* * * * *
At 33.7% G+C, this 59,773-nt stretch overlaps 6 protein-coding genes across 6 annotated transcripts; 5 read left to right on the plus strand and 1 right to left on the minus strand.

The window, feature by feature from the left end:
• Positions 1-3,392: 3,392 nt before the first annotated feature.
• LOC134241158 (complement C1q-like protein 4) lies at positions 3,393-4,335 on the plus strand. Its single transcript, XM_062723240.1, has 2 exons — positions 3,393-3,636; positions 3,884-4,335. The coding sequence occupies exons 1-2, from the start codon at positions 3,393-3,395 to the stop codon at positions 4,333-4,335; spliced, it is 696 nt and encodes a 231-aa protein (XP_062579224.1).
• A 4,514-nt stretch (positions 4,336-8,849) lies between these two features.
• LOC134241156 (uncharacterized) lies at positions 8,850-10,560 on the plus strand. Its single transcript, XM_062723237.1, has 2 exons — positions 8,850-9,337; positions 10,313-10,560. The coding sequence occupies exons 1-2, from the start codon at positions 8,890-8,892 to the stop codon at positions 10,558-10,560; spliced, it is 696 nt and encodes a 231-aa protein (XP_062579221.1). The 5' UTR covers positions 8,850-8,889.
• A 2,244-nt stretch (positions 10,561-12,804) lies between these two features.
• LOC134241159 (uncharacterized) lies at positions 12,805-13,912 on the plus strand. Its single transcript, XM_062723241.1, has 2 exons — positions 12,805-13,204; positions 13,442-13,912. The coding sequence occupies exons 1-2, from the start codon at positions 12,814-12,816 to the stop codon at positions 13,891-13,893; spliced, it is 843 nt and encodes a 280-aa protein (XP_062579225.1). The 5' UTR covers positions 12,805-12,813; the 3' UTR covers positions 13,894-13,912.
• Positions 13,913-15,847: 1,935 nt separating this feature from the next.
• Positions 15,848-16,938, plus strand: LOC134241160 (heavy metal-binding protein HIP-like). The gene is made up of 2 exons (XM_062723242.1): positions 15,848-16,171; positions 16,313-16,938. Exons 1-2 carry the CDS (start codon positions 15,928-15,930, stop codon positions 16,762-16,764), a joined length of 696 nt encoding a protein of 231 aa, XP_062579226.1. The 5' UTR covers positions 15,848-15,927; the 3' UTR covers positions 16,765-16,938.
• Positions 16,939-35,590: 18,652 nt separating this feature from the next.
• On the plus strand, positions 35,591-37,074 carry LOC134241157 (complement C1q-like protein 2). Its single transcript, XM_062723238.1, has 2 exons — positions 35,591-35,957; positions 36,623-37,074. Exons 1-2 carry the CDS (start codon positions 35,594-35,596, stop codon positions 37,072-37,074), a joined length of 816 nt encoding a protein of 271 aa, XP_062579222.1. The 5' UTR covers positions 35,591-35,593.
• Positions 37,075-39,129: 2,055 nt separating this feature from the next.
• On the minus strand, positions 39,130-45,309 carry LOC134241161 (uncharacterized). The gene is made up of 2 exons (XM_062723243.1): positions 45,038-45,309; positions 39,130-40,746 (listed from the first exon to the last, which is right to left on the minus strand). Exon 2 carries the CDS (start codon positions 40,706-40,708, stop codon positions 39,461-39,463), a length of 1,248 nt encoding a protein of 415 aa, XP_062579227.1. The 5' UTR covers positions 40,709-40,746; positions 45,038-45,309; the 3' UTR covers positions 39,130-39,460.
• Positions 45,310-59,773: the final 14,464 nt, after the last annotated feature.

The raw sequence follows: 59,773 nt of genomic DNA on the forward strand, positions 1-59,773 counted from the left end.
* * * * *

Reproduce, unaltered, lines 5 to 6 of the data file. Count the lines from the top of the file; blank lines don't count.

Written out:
• A 4,514-nt stretch (positions 4,336-8,849) lies between these two features.
• LOC134241156 (uncharacterized) lies at positions 8,850-10,560 on the plus strand. Its single transcript, XM_062723237.1, has 2 exons — positions 8,850-9,337; positions 10,313-10,560. The coding sequence occupies exons 1-2, from the start codon at positions 8,890-8,892 to the stop codon at positions 10,558-10,560; spliced, it is 696 nt and encodes a 231-aa protein (XP_062579221.1). The 5' UTR covers positions 8,850-8,889.